If there's one aspect that isn't ideal, it's that the TV only has the one Scart connection, meaning I have to manually swap over the Xbox and Wii each time I want to use one or the other. Not a big deal, but an occasional nuisance. There's probably some extremely easy solution to this, so I guess the fact that I haven't been driven to track it down shows that it isn't really that big a problem.
I also like the ease with which you can plug a USB stick into the slot on the side of the TV and scroll through photos, films and the like - this has always been quick and easy, and photos look great on the screen. All in all, it's been a great buy - if you're looking for a mid-range option that looks great, delivers excellent picture quality and suffers from only the most minor of niggles, this is a good option.
It says something for the unrelenting, grim bleakness of our interminable winter that it's only in the last few weeks that I've finally found it too warm to wear a base layer when I go out running; for what's felt like half a year now, it's been just about the only thing standing between me and freezing to an icy death.
I was given this at Christmas, and aside from being a size too small (which has in its own way been a good thing - another incentive to get out there on those dark winter runs and shift the holiday fat), it's been the star turn of this year's presents. Worn either on its own, or for those of us without ripped pecs and washboard stomachs, under an outer layer, I was surprised to find it so effective at keeping out the wind and chills.
Like most base layers, it's close-fitting, but not uncomfortably so - it's well-designed, and hugs the body in all the right places, never rubbing or riding up. I'd imagined beforehand that I might find the garment somewhat restrictive or overly warm when I started working up a sweat, but happily it seems to represent the best of both worlds - it provides initial insulation when you start exercising, shutting out the wind and keeping your temperature up, then seems to allow your body heat to escape once you get going. I'm not sure how it does it, but it does an excellent job of regulating your core temperature.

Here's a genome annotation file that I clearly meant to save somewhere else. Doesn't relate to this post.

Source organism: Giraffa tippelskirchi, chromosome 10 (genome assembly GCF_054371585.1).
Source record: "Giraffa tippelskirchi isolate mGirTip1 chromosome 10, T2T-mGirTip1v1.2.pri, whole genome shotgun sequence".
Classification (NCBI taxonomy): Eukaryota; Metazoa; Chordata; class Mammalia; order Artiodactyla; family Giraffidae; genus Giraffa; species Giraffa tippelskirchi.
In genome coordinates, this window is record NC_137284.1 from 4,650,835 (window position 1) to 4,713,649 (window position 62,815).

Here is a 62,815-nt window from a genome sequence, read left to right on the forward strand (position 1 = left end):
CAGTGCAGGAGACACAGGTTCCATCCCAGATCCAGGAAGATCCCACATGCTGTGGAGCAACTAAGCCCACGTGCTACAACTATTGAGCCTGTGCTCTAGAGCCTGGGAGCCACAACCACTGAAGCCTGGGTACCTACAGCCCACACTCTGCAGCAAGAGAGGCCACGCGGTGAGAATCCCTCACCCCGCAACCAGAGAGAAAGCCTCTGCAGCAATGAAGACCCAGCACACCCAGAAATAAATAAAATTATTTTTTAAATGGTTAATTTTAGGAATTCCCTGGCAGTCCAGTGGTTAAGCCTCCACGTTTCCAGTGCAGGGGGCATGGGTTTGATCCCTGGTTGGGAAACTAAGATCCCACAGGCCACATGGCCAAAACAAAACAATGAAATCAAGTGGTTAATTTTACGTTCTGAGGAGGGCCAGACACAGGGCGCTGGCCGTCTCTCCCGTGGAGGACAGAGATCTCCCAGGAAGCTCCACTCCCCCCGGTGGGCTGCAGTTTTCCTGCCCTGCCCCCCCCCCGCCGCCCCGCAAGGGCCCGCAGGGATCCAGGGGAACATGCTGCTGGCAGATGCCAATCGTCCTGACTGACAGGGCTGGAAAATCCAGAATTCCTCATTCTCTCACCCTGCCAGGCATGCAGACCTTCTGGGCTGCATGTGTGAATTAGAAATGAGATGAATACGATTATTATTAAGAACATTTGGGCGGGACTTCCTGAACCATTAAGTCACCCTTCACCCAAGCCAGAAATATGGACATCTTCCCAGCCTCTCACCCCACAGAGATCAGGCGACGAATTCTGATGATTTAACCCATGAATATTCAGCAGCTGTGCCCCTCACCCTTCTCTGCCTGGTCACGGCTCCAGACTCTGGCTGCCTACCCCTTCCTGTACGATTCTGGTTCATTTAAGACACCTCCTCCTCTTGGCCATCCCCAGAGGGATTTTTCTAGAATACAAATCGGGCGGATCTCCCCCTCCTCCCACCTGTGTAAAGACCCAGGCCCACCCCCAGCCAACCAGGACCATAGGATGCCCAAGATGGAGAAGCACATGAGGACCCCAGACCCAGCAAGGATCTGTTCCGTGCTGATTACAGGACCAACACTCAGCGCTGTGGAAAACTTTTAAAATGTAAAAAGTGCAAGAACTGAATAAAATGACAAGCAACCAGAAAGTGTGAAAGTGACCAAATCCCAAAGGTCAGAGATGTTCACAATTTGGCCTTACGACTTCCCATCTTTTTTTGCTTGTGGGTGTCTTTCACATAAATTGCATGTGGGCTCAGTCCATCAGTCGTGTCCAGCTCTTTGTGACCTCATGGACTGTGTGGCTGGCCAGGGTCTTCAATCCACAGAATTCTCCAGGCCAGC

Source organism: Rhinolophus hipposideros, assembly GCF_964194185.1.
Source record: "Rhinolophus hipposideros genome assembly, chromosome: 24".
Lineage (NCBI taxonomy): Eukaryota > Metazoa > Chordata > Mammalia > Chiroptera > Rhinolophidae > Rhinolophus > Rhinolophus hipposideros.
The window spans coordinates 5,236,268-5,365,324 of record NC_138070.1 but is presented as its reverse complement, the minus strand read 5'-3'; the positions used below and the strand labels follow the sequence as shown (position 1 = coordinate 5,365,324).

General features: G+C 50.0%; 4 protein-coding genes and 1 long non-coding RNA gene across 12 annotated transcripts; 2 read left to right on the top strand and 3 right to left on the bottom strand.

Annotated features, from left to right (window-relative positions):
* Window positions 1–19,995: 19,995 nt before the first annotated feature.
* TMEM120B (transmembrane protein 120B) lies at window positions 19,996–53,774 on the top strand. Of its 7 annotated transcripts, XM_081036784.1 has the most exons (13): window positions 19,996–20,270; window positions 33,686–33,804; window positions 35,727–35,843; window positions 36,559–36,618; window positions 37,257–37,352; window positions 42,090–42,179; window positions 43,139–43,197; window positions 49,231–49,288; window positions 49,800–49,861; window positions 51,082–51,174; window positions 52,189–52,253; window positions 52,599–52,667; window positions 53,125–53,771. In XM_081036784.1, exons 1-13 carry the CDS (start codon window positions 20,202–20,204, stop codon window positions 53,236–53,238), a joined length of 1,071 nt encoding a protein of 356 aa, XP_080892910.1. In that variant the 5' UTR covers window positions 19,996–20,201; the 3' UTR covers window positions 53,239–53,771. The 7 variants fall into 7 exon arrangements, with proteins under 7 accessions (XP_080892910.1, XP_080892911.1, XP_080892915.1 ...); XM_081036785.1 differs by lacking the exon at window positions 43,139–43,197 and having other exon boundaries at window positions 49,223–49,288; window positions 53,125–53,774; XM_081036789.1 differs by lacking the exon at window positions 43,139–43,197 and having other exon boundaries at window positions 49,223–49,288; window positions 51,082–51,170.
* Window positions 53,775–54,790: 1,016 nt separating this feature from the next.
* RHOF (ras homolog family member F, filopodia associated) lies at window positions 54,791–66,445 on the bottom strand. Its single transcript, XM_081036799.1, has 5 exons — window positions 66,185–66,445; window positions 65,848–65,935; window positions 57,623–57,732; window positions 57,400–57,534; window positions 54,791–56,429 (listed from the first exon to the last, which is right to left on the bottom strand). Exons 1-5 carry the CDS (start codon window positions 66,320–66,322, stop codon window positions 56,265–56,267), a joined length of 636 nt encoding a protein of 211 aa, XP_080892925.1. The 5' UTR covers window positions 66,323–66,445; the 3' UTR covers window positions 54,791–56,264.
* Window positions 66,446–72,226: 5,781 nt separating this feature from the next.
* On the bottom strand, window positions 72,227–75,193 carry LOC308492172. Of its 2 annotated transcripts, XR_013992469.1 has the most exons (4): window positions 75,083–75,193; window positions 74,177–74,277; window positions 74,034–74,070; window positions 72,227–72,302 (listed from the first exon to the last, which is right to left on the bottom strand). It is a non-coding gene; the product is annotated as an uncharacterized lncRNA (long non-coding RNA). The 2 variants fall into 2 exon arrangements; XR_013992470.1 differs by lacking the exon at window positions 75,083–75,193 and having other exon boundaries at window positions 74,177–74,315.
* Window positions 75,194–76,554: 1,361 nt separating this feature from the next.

As a piece of design, it's a winner too - neat and simple in looks, not too heavily daubed with logos and an all-round pretty unobtrusive piece of kit. After several months of regular use it's as good as new, so seems pretty agreeably durable too.
There's nothing especially welcoming about those dark, cold January runs, but they need to be done - and this is just the helping hand you need to do them.
I take it back - contrary to my earlier assumptions, these aren't the embodiment of all footwear-based evil. They're actually quite good boots.
I've always been put off this kind of horrendous neon-splattered paint explosion, and I certainly wouldn't have gone out and chosen this pair. However, with my usual pair of boots dying a death and falling more or less in half, and my other pair having chosen a useful time to vanish, I borrowed these from a friend with dubious taste ... and I'm ashamed to say I actually really liked them.
After all, it's just the colour that I had a problem with - and you know, books and covers and all that. As bad as the aesthetic design may be, the actual physical design of the boot and all the practical details that go with such a product ... Nike know what they're doing, and this pair were pretty faultless on the pitch.
Designed to play on artificial surfaces, I wore them on very hard grass, and they were great. They hug the foot really well without ever getting too tight, and give you a really good feel for the ball. The traction from the sole is excellent, and they manage to combine a lightness of touch with a real durability. For such a flimsy-looking boot, they show no signs of coming to pieces any time soon.
I'm still not sold on the looks, but if this isn't an issue for you, you'll be well pleased with this product; a good, solid, reliable boot that'll serve on a variety of surfaces.